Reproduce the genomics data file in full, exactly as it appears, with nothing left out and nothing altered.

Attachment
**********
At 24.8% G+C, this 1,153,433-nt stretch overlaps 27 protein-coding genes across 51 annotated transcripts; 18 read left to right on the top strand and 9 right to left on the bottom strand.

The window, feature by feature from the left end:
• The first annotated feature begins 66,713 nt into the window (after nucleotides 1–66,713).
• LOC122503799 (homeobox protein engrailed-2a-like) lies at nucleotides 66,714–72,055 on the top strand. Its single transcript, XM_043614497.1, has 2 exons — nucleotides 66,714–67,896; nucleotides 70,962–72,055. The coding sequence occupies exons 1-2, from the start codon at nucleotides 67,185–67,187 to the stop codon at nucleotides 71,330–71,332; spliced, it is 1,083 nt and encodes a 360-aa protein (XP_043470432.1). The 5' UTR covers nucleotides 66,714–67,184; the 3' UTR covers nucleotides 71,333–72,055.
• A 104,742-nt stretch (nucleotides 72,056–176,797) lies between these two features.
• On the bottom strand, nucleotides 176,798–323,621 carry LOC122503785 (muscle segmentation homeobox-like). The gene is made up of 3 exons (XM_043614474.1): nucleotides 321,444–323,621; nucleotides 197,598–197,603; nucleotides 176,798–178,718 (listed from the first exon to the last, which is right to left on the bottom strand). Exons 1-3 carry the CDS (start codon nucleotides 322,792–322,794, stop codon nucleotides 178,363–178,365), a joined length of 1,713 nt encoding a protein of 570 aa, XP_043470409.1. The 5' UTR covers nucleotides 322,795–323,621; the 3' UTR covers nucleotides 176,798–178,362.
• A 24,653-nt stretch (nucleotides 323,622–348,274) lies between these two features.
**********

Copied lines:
At 24.8% G+C, this 1,153,433-nt stretch overlaps 27 protein-coding genes across 51 annotated transcripts; 18 read left to right on the top strand and 9 right to left on the bottom strand.

The window, feature by feature from the left end:
• The first annotated feature begins 66,713 nt into the window (after nucleotides 1–66,713).
• LOC122503799 (homeobox protein engrailed-2a-like) lies at nucleotides 66,714–72,055 on the top strand. Its single transcript, XM_043614497.1, has 2 exons — nucleotides 66,714–67,896; nucleotides 70,962–72,055. The coding sequence occupies exons 1-2, from the start codon at nucleotides 67,185–67,187 to the stop codon at nucleotides 71,330–71,332; spliced, it is 1,083 nt and encodes a 360-aa protein (XP_043470432.1). The 5' UTR covers nucleotides 66,714–67,184; the 3' UTR covers nucleotides 71,333–72,055.
• A 104,742-nt stretch (nucleotides 72,056–176,797) lies between these two features.
• On the bottom strand, nucleotides 176,798–323,621 carry LOC122503785 (muscle segmentation homeobox-like). The gene is made up of 3 exons (XM_043614474.1): nucleotides 321,444–323,621; nucleotides 197,598–197,603; nucleotides 176,798–178,718 (listed from the first exon to the last, which is right to left on the bottom strand). Exons 1-3 carry the CDS (start codon nucleotides 322,792–322,794, stop codon nucleotides 178,363–178,365), a joined length of 1,713 nt encoding a protein of 570 aa, XP_043470409.1. The 5' UTR covers nucleotides 322,795–323,621; the 3' UTR covers nucleotides 176,798–178,362.
• A 24,653-nt stretch (nucleotides 323,622–348,274) lies between these two features.